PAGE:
Say what you will about how much you love the chicken or the rice on your Hainan Chicken Rice, but Hainan Chicken Rice just isn't Hainan Chicken Rice without the dipping sauce or sauces that come with. The Hainan Chicken Rice that I'm used to is typically served with a trio of dipping sauces: one--a sauce of minced ginger and oil, two--a spicy sambal of red chile and lime and three--a dark soy sauce. All three work in unison to add some salty, spicy and even sweet touches to the already delicious dish. Savoy Kitchen's version, which is more true to Singaporean form, comes with these exact three sauces which, because I love them so much, are usually refilled at least once before I'm done.
Savoy Kitchen's Dipping Sauces
But as with foods like pizza and barbeque, there are also regional differences in Hainan Chicken Rice, which is why I'm assuming that since Dong Nguyen is of Vietnamese/Chiu Chow influence, their Hainan Chicken Rice is served with a sweet, vinegary dipping sauce that's a teeny bit reminiscent of ngoc cham (the dipping sauce that normally pairs with cha gio a.k.a. fried Vietnamese spring rolls) only spiked with ginger and more on the sweet side. The winner? Savoy Kitchen. Savoy Kitchen's sauce trio are true team players that work so well in unison with the chicken and rice, hence the refills. As for Dong Nguyen's sauce, not so much. Although it was markedly different than Savoy's sauces, it just wasn't as nearly as complimentary to the big picture, which is why I hardly used it.
Bonus Round: Atmosphere
This one's a draw too because it just depends on what floats your boat. Savoy Kitchen has an outdoor seating area that's pretty nice on a warm Southern California evening. But it's small and gets really crowded with young San Gabriel Valley hipsters sporting the latest in cell-phone technology (including the very necessary Sanrio cell phone charm), so be prepared to wait for a table. Other menu items include Hong Kong Coffeeshop-style fare such as curries and baked rice dishes and even pizzas and pastas. Service is pretty quick, however, especially if ordering the Hainan Chicken Rice, which the place seems to crank out at factory speed.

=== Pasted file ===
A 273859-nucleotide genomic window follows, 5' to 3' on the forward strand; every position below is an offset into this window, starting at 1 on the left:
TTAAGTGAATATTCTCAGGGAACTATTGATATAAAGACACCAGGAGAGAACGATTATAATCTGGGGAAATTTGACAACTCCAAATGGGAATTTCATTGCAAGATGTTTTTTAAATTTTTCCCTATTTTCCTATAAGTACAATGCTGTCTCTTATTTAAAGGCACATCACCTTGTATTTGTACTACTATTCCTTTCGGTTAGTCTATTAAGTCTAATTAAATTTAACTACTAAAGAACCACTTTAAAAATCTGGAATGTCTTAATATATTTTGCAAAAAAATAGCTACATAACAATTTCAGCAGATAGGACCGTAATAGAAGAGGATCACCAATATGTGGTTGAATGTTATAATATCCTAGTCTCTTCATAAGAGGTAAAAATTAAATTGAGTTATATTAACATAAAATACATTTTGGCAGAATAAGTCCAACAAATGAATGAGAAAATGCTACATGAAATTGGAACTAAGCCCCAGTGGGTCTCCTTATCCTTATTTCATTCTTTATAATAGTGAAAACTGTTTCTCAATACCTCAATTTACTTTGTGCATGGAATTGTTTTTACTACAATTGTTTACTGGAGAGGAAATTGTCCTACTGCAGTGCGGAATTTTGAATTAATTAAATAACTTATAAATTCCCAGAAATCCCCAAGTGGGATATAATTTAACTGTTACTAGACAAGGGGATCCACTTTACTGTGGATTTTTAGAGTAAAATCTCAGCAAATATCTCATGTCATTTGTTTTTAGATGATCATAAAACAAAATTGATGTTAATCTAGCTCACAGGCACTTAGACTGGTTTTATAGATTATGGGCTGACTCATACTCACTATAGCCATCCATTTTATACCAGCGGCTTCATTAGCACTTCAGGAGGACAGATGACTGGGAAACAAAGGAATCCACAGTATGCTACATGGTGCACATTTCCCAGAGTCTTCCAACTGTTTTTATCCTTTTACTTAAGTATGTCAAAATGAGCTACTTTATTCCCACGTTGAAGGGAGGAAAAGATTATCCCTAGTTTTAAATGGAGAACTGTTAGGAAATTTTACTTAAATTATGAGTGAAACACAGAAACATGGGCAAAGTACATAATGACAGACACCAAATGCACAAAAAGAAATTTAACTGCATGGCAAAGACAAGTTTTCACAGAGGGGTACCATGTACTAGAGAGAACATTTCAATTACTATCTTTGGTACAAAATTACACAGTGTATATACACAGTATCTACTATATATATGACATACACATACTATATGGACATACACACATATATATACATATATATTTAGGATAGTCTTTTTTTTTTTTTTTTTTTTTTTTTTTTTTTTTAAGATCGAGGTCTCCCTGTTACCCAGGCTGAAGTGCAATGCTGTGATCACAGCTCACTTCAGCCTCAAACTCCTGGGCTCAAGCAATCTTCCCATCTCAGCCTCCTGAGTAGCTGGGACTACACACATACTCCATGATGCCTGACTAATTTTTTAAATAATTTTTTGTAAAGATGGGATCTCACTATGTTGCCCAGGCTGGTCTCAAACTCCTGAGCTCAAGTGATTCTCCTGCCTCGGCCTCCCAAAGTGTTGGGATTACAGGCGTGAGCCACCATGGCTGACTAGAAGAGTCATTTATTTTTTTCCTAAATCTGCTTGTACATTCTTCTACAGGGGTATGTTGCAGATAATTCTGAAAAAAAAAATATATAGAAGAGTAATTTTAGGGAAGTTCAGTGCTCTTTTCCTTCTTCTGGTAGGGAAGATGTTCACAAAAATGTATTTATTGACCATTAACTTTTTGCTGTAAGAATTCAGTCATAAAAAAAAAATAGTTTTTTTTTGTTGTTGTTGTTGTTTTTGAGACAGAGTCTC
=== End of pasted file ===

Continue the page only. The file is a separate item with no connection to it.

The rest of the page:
Hipster hangout, or...
Dong Nguyen is surrounded by 168 Chinese supermarket, a bargain clothing store, and a CVS Pharmacy in an odd strip mall whose tenants have cowboy movie-inspired facades. The atmosphere is virtually zero (which is probably why their Hainan Chicken Rice is twenty-five cents less than Savoy's at six bucks vs. six-and-a-quarter) but the place is clean, and you won't have to wait amongst a crowd of cigarette smoking, D&G-clad twenty-somethings. Go here if you're not in the mood to accompany your Hainan Chicken Rice with pizza since typical Chiu Chow dishes such as hu tieu can be found here instead. Oh, and as opposed to Savoy's street parking situation, there is plenty of lot parking available.
...faux western stripmall?
So the winner of this cockfight, not by death or knockout, but by unanimous decision, is...(drumroll please)...Savoy Kitchen! In the end, I just think that Savoy Kitchen delivers a much tighter package with its Hainan Chicken Rice. But that's not to say that Dong Nguyen doesn't put up a good fight. I mean, hey, if I'm jonesin' for some Hainan Chicken Rice and the wait at Savoy is too long, I'm heading down the street and Dong Nguyen wins.
138 E. Valley Blvd.
Alhambra, CA 91801
Closed Sundays. Cash Only.
1433 E. Valley Blvd.
Alhambra, CA 91801
Closed Thursdays. Cash Only.